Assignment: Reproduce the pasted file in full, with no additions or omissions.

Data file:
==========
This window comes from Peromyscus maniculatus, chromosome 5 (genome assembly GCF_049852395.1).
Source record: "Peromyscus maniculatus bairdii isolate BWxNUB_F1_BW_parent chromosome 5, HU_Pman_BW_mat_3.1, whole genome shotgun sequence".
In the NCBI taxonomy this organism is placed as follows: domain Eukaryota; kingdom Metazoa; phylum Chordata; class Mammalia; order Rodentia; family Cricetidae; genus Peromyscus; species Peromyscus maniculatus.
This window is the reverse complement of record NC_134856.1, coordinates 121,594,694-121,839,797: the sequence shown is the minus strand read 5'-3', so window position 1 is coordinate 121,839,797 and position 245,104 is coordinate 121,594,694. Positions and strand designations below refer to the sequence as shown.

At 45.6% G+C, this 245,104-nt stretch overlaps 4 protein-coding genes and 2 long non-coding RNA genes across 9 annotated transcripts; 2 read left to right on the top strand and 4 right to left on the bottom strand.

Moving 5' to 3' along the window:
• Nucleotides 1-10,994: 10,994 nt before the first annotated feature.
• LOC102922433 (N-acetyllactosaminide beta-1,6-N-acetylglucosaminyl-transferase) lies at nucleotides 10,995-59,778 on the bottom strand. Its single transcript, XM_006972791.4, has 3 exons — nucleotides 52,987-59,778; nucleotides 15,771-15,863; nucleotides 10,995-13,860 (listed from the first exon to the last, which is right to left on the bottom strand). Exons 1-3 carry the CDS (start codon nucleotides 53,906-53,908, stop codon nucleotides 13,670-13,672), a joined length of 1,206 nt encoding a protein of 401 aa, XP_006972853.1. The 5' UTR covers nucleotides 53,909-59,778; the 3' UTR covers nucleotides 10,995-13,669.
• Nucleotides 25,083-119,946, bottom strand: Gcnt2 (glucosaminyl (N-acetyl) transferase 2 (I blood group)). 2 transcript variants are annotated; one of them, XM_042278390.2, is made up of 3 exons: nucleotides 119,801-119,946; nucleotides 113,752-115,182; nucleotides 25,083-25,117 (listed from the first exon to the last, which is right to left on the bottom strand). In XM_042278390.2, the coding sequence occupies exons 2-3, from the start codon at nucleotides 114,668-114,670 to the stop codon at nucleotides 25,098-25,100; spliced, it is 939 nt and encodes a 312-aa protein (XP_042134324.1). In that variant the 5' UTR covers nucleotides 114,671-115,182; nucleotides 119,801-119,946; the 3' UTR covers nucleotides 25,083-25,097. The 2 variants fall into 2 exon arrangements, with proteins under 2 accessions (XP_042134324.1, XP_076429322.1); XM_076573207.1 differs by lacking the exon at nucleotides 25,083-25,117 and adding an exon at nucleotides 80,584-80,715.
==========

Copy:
This window comes from Peromyscus maniculatus, chromosome 5 (genome assembly GCF_049852395.1).
Source record: "Peromyscus maniculatus bairdii isolate BWxNUB_F1_BW_parent chromosome 5, HU_Pman_BW_mat_3.1, whole genome shotgun sequence".
In the NCBI taxonomy this organism is placed as follows: domain Eukaryota; kingdom Metazoa; phylum Chordata; class Mammalia; order Rodentia; family Cricetidae; genus Peromyscus; species Peromyscus maniculatus.
This window is the reverse complement of record NC_134856.1, coordinates 121,594,694-121,839,797: the sequence shown is the minus strand read 5'-3', so window position 1 is coordinate 121,839,797 and position 245,104 is coordinate 121,594,694. Positions and strand designations below refer to the sequence as shown.

At 45.6% G+C, this 245,104-nt stretch overlaps 4 protein-coding genes and 2 long non-coding RNA genes across 9 annotated transcripts; 2 read left to right on the top strand and 4 right to left on the bottom strand.

Moving 5' to 3' along the window:
• Nucleotides 1-10,994: 10,994 nt before the first annotated feature.
• LOC102922433 (N-acetyllactosaminide beta-1,6-N-acetylglucosaminyl-transferase) lies at nucleotides 10,995-59,778 on the bottom strand. Its single transcript, XM_006972791.4, has 3 exons — nucleotides 52,987-59,778; nucleotides 15,771-15,863; nucleotides 10,995-13,860 (listed from the first exon to the last, which is right to left on the bottom strand). Exons 1-3 carry the CDS (start codon nucleotides 53,906-53,908, stop codon nucleotides 13,670-13,672), a joined length of 1,206 nt encoding a protein of 401 aa, XP_006972853.1. The 5' UTR covers nucleotides 53,909-59,778; the 3' UTR covers nucleotides 10,995-13,669.
• Nucleotides 25,083-119,946, bottom strand: Gcnt2 (glucosaminyl (N-acetyl) transferase 2 (I blood group)). 2 transcript variants are annotated; one of them, XM_042278390.2, is made up of 3 exons: nucleotides 119,801-119,946; nucleotides 113,752-115,182; nucleotides 25,083-25,117 (listed from the first exon to the last, which is right to left on the bottom strand). In XM_042278390.2, the coding sequence occupies exons 2-3, from the start codon at nucleotides 114,668-114,670 to the stop codon at nucleotides 25,098-25,100; spliced, it is 939 nt and encodes a 312-aa protein (XP_042134324.1). In that variant the 5' UTR covers nucleotides 114,671-115,182; nucleotides 119,801-119,946; the 3' UTR covers nucleotides 25,083-25,097. The 2 variants fall into 2 exon arrangements, with proteins under 2 accessions (XP_042134324.1, XP_076429322.1); XM_076573207.1 differs by lacking the exon at nucleotides 25,083-25,117 and adding an exon at nucleotides 80,584-80,715.